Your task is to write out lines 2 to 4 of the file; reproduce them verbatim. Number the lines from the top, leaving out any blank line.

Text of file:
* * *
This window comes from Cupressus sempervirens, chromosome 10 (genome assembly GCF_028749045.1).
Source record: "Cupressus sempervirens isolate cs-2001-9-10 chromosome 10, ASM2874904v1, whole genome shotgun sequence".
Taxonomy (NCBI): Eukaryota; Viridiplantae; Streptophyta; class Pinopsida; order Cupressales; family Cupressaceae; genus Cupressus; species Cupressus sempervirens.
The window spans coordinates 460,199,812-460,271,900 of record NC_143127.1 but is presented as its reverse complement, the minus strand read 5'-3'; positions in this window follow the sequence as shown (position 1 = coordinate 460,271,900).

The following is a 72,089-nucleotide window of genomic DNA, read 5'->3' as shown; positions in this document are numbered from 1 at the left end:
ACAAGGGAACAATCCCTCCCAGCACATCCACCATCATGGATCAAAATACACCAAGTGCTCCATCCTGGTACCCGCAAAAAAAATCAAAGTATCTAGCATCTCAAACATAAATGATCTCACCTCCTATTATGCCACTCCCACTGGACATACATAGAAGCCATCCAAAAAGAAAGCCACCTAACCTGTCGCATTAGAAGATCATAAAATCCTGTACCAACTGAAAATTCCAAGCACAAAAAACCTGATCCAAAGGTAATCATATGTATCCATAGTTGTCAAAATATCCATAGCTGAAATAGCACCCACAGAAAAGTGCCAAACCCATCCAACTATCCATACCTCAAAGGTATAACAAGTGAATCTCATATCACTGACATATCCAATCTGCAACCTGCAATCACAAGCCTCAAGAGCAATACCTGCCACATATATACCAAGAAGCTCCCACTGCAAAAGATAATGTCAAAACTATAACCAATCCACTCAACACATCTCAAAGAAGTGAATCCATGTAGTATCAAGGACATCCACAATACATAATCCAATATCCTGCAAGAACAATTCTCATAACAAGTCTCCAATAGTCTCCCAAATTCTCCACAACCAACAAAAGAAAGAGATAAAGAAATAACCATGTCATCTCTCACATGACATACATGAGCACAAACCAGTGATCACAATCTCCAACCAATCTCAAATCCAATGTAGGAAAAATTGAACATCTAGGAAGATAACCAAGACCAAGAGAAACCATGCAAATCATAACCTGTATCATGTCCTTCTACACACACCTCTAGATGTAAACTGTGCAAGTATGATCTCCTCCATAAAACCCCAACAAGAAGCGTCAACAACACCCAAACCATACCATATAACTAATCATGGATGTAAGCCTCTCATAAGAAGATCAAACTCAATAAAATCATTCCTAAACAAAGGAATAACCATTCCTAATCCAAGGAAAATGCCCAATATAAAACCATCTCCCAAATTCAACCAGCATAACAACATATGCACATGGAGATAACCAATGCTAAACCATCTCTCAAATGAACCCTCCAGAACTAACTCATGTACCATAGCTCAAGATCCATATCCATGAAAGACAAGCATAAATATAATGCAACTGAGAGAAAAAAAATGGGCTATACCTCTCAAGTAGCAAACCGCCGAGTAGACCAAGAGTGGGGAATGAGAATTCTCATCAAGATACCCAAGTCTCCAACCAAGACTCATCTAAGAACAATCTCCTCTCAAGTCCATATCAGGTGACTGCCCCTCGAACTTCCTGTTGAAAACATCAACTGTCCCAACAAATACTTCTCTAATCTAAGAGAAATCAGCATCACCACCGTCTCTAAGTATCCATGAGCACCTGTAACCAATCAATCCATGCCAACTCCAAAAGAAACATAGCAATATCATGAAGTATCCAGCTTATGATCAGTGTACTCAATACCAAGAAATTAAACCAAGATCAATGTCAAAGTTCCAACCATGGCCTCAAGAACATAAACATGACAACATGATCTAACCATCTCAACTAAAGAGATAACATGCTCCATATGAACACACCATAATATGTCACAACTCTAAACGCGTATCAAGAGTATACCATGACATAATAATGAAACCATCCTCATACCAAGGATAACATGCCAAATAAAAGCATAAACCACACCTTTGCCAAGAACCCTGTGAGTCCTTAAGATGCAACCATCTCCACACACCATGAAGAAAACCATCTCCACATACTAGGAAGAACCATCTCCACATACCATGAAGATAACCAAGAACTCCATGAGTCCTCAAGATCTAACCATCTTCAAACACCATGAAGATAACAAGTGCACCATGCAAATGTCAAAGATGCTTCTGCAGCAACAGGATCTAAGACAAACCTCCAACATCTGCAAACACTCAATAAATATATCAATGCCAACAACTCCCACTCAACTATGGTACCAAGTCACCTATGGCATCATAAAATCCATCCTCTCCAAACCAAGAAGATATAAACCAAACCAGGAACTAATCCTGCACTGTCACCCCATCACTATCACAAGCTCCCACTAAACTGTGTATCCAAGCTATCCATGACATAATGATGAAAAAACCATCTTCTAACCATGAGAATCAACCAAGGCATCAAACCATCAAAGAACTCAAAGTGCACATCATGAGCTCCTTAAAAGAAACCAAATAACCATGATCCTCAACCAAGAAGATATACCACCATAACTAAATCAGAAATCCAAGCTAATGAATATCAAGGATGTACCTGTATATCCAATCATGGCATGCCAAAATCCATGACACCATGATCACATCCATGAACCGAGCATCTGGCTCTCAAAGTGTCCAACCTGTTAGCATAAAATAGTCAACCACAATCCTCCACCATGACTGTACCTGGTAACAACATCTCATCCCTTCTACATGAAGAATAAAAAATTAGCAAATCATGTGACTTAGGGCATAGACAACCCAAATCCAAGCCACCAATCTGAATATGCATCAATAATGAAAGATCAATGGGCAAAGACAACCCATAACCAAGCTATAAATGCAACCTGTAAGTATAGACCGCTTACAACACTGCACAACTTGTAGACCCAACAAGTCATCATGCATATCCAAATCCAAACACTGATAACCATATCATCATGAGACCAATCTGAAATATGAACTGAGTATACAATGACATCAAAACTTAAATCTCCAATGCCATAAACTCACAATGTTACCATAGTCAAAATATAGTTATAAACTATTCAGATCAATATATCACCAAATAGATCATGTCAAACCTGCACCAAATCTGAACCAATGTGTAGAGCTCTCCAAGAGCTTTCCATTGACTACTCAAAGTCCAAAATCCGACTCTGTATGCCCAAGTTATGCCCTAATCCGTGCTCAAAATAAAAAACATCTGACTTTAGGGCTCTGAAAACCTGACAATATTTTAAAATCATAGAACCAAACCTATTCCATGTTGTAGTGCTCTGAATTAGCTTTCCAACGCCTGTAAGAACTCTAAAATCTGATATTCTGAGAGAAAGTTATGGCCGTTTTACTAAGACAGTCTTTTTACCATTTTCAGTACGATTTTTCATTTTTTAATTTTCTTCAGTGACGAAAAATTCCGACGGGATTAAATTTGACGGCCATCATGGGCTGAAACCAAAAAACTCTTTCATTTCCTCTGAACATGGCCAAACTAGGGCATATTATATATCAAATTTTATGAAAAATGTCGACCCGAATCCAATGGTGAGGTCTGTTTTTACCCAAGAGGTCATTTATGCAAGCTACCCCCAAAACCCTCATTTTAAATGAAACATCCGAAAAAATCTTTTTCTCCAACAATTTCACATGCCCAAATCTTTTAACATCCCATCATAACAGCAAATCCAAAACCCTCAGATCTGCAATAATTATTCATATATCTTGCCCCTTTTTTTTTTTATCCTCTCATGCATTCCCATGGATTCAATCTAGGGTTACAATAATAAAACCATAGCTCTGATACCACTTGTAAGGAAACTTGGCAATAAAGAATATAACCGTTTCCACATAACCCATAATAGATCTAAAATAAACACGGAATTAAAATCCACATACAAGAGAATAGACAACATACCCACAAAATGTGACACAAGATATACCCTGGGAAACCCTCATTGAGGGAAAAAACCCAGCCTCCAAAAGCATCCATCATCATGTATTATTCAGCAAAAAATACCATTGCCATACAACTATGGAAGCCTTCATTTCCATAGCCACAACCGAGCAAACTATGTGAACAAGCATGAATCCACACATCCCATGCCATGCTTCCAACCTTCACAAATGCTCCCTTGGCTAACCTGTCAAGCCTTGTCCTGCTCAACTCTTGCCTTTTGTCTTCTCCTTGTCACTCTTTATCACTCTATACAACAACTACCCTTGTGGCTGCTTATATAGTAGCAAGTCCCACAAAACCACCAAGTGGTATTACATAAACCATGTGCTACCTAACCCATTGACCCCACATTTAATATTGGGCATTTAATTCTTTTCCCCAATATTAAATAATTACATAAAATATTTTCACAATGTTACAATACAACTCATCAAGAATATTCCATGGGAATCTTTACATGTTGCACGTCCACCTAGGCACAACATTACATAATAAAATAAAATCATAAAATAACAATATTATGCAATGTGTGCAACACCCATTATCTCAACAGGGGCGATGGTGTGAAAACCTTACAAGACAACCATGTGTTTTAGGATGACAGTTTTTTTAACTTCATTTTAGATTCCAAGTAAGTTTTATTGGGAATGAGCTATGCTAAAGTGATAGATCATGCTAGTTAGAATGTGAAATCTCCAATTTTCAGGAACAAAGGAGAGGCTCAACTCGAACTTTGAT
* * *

Source record: "Cupressus sempervirens isolate cs-2001-9-10 chromosome 10, ASM2874904v1, whole genome shotgun sequence".
Taxonomy (NCBI): Eukaryota; Viridiplantae; Streptophyta; class Pinopsida; order Cupressales; family Cupressaceae; genus Cupressus; species Cupressus sempervirens.
The window spans coordinates 460,199,812-460,271,900 of record NC_143127.1 but is presented as its reverse complement, the minus strand read 5'-3'; positions in this window follow the sequence as shown (position 1 = coordinate 460,271,900).